By Anniina Jokinen, Luminarium.
English Renaissance drama grew out of the established Medieval tradition of the mystery and morality plays (see Medieval English Drama). These public spectacles focused on religious subjects and were generally enacted by either choristers and monks, or a town's tradesmen (as later seen lovingly memorialized by Shakespeare's 'mechanicals' in A Midsummer Night's Dream).
At the end of the fifteenth century, a new type of play appeared. These short plays and revels were
performed at noble households and at court, especially at holiday times. These
short entertainments, called "Interludes", started the move away from the
didactic nature of the earlier plays toward purely secular plays, and often
added more comedy than was present in the medieval predecessors. Since most of
these holiday revels were not documented and play texts have disappeared and
been destroyed, the actual dating of the transition is difficult. The first
extant purely secular play, Henry Medwall's Fulgens and Lucres, was performed
at the household of Cardinal Morton, where the young Thomas More was serving as a page. Early Tudor interludes soon grew more elaborate, incorporating music and
dance, and some, especially those by John Heywood, were heavily influenced by French farce.
Not only were plays shifting emphasis from teaching to entertaining, they were also slowly changing focus from the religious towards the political. John Skelton's Magnyfycence (1515), for example, while on the face of it resembling the medieval allegory
plays with its characters of Virtues and Vices, was a political satire against
Cardinal Wolsey. Magnyfycence was so incendiary that Skelton had to
move into the sanctuary of Westminster to escape the wrath of Wolsey.
The first history plays were written in the 1530's, the most notable of which was John Bale's King Johan. While it considered matters of morality and religion, these were handled in the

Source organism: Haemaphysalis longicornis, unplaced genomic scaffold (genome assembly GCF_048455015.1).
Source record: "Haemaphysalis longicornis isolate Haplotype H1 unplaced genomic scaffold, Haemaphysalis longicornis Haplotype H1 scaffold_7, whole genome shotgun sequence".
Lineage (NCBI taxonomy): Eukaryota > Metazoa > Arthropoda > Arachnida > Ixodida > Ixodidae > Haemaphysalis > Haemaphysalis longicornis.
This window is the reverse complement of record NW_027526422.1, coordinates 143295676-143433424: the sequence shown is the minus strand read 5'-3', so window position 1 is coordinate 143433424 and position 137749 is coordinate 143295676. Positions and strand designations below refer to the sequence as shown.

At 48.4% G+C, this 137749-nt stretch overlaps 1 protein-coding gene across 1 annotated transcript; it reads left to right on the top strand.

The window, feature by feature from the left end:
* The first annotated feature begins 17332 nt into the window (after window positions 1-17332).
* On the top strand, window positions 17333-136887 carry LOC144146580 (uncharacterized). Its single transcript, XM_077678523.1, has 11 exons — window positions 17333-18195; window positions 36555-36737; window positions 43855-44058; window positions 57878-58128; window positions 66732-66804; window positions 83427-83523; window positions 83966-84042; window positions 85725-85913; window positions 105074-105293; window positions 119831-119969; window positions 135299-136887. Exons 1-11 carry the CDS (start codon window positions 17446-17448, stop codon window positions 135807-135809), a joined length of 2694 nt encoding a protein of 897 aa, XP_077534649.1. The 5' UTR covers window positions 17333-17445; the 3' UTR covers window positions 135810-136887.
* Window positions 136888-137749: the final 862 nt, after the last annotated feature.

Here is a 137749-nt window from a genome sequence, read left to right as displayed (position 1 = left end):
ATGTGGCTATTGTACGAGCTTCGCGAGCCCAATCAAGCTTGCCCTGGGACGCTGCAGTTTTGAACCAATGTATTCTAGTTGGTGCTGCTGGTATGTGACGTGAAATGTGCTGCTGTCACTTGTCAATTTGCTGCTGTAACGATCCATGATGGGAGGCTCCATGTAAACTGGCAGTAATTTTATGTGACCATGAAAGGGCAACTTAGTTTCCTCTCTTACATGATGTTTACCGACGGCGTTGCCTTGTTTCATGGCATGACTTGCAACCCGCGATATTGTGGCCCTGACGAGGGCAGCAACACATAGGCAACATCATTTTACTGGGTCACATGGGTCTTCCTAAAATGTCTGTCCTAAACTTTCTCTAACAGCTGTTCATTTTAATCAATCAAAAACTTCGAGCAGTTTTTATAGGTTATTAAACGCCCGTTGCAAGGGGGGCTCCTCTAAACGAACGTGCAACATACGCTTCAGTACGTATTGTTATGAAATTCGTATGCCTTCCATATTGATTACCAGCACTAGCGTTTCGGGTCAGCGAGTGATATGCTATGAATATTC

light of the Reformation. These plays set the precedent of presenting history in
the dramatic medium and laid the foundation for what would later be elevated by
Marlowe and Shakespeare into the English History Play, or Chronicle Play, in the latter part of the century.
Not only was the Reformation taking hold in England, but the winds of Classical Humanism were sweeping in from the Continent. Interest grew in the classics and the plays of classical
antiquity, especially in the universities. Latin texts were being "Englysshed"
and latin poetry and plays began to be adapted into English plays. In 1553, a
schoolmaster named Nicholas Udall wrote an English comedy titled "Ralph Roister
Doister" based on the traditional Latin comedies of Plautus and Terence. The
play was the first to introduce the Latin character type miles gloriosus
("braggart soldier") into English plays, honed to perfection later by
Shakespeare in the character of Falstaff. Around the same time at Cambridge, the comedy "Gammer Gurton's Needle", possibly by William Stevens of Christ's College, was amusing the students. It paid closer attention to the structure of the Latin plays and was the first to adopt the five-act division.
Writers were also developing English tragedies for the first time, influenced by Greek and Latin writers. Among the first forays into English tragedy were Richard Edwards' Damon and Pythias (1564) and John Pickering's New Interlude of Vice Containing the History of Horestes (1567). The most influential writer of classical tragedies, however, was the Roman playwright Seneca, whose works were
translated into English by Jasper Heywood, son of playwright John Heywood, in
1589. Seneca's plays incorporated rhetorical speeches, blood and violence, and
often ghosts; components which were to figure prominently in both Elizabethan
and Jacobean drama.
The first prominent English tragedy in the Senecan mould was Gorboduc (1561), written by two
lawyers, Thomas Sackville and Thomas Norton, at the Inns of Court (schools of law). The play is also important as the first English play in blank verse. Blank verse,
non-rhyming lines in iambic pentameter, was introduced into English literature by
sonneteers Wyatt and Surrey in the 1530's. Its use in a work of dramatic literature paved the way for "Marlowe's mighty line" and the exquisite poetry
of Shakespeare's dramatic verse. With a new ruler on the throne, Queen Elizabeth I, who enjoyed and encouraged the theatrical arts, the stage was set for the body of dramatic literature we today call Elizabethan Drama.
To cite this article:
Jokinen, Anniina. "Renaissance English Drama:
From Medieval to Renaissance." Luminarium.
10 Aug 2010. [Date you accessed this article].
From Medieval to Renaissance
The Sociopolitical Climate
in Elizabethan England
Elizabethan World View
Timeline of Elizabethan Playhouses and Acting Companies
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This page created by Anniina Jokinen on August 2, 2006. Last updated August 10, 2010.